Dave’s Only Blog

A writer’s blog seems to be one of those ubiquitous things that, like fire insurance, you just have to have even if no one ever uses it. As I have many thoughts about process, here we go.

If you read any of these, please comment, say Hi, say anything at all, especially if you disagree.

December 02, 2021 Talking to Myself (In Conversation With Me)

There have been many times when someone in my family has caught me. My facial expressions give me away, along with that middle-distance look I get. They want to know what I am discussing with myself. I will never say. Those are my private thoughts oozing out through my face and it’s nobody’s business.

Of course, I’m just talking to myself.

December 08, 2021 Creative Silences

The elements of experience move around each other – aural, visual, kinesthetic and finally verbal – and, without understanding where it came from, there it is – a new formulation, a new context, a new thought.

December 16, 2021 Writing what you WANT to know.

Some people say, “Write what you know.” Many people do.

Fair enough. I get it. Experience informs creativity.

But it seems to me that most of us who try to write fiction live in our heads.

January 09, 2022 The Curse of the Comically Common Name

When I tell people my name, they don’t laugh, usually, and they don’t ask me how to spell it.


They do pause, almost as if I had said my name was Harry Ball or I.P. Knightley. Well-trained people keep their comments to themselves, while others conjure up something like, “Well, that’s an easy one.”

January 14, 2022 The Scariest Words

Eat your soggy vegetables first. Always good advice.

Rip off the band-aid. Just practical.

Always get the bad news before the good. Goes without saying.

Write what scares you. Scary.

February 14, 2022 What’s It All About?

There are people, and I have no idea if they are just a vocal minority among arty types, who claim to have been on a mission to fulfill a vision, something so compelling that it was there, fully realized from the first step, first word, initial brush-stroke, or notion of a gesture. They were focussed, single-minded, on a path, answering a call, on a pilgrimage to a mysterious site known only to themselves.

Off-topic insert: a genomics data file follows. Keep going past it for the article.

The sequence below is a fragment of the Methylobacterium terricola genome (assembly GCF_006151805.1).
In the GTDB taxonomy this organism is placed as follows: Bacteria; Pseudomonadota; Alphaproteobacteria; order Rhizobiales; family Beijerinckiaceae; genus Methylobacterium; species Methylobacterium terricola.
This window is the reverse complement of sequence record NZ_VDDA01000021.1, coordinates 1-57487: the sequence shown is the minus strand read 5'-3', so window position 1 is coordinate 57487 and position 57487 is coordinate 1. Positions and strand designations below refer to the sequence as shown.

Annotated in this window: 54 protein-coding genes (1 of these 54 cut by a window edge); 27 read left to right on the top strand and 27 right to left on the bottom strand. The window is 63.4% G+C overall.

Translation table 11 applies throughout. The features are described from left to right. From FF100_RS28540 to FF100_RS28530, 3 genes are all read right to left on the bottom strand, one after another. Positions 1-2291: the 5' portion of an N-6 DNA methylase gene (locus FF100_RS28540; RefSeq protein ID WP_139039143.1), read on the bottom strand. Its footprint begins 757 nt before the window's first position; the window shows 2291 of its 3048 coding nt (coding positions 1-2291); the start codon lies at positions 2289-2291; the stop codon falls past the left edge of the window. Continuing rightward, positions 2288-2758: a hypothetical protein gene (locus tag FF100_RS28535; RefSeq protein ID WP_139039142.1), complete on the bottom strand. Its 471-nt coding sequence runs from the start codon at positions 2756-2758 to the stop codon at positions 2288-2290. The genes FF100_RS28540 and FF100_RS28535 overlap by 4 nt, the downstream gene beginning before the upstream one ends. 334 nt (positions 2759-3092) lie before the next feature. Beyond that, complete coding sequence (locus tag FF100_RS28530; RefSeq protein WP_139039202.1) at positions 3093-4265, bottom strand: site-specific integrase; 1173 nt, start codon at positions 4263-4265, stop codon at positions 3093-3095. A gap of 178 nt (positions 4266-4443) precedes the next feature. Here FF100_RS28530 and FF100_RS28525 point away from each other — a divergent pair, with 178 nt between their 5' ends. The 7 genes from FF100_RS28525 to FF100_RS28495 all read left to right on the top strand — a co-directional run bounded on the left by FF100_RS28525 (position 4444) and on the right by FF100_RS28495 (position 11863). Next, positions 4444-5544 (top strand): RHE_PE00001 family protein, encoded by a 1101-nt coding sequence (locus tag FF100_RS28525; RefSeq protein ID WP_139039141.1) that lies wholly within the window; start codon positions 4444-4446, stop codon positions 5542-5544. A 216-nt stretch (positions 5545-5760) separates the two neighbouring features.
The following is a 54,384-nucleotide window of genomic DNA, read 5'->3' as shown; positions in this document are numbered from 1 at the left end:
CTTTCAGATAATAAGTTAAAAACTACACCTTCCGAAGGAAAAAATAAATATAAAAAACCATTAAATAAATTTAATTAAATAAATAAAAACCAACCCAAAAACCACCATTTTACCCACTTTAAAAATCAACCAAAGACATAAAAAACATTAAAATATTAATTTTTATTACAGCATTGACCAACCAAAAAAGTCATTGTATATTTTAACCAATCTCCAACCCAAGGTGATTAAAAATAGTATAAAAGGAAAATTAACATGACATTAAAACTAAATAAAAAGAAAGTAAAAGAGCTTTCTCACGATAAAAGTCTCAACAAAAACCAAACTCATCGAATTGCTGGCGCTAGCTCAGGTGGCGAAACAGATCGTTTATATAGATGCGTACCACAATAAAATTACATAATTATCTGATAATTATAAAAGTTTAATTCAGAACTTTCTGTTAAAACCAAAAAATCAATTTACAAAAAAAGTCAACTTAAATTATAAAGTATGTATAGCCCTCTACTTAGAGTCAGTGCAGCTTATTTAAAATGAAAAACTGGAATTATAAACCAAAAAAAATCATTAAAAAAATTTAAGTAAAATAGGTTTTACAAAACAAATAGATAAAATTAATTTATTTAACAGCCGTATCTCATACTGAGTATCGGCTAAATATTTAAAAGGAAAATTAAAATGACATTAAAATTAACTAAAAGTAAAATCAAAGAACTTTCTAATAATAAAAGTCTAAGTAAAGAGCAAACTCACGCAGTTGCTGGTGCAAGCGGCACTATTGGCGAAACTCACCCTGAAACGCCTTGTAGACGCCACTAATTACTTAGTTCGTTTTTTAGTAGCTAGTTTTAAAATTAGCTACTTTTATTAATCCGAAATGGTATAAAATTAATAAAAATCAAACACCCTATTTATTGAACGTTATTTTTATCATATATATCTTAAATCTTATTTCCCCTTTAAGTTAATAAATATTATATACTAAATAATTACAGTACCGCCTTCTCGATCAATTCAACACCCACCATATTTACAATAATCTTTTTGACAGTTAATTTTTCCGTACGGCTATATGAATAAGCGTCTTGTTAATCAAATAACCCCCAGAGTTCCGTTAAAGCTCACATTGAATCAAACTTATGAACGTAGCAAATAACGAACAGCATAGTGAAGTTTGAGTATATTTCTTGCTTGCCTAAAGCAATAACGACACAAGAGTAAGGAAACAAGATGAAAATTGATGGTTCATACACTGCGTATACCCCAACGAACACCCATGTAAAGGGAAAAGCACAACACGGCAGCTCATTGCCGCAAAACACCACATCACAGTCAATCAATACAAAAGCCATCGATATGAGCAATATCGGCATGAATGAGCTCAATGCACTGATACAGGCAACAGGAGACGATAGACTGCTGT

And, after their arty work is done, they say, “Look! See what I did? That was my vision and now it exists!” It is left as tribute, then, to Art. There may be light snacks and beverages served.

We mere mortals gather, are suitably impressed, then aspire to emulate the artistic act. 

If only we had a vision. How do we start if we don’t have one of those?

March 8, 2022 Words Suck

There are loads of adverb haters, people who say they would like to exterminate them.

I agree only to the point that you often don’t need them if the rest of the page is okay.

Take, for instance, this:

“Clearly,” Beau said, “this is a really bad sentence.”

March 21, 2022 One Title, Over Easy

A chapter title means that you, the author, know what the chapter is about. For me, it helps grease the wheels in the ol’ writing garret when I want to bang out another few thousand words before the week is out and I need above all else a direction. If I can come up with a title before writing the chapter, I know where I’m going. If I invent it later, after the writing, it means that I know where I’ve been, equally important in becoming the path I’m on.

April 19, 2022 Writing and Revising: Having a Good Scratch

When I think I have something to say, a scene that needs describing, for example, it gets written fairly quickly. The result communicates effectively, the scene is set and I move to the next bit before I forget what it was that I really wanted to write about, normally some point of plot that needs establishing. That’s how I keep going, more or less from one plot point to the next. My composing brain is motivated by narrative. It wants to tell a story.

May 31, 2022 I Just Have One Question

If the death of Socrates doesn’t force some useful questions about the weaknesses of democracy, then you’re missing the whole point of Socrates.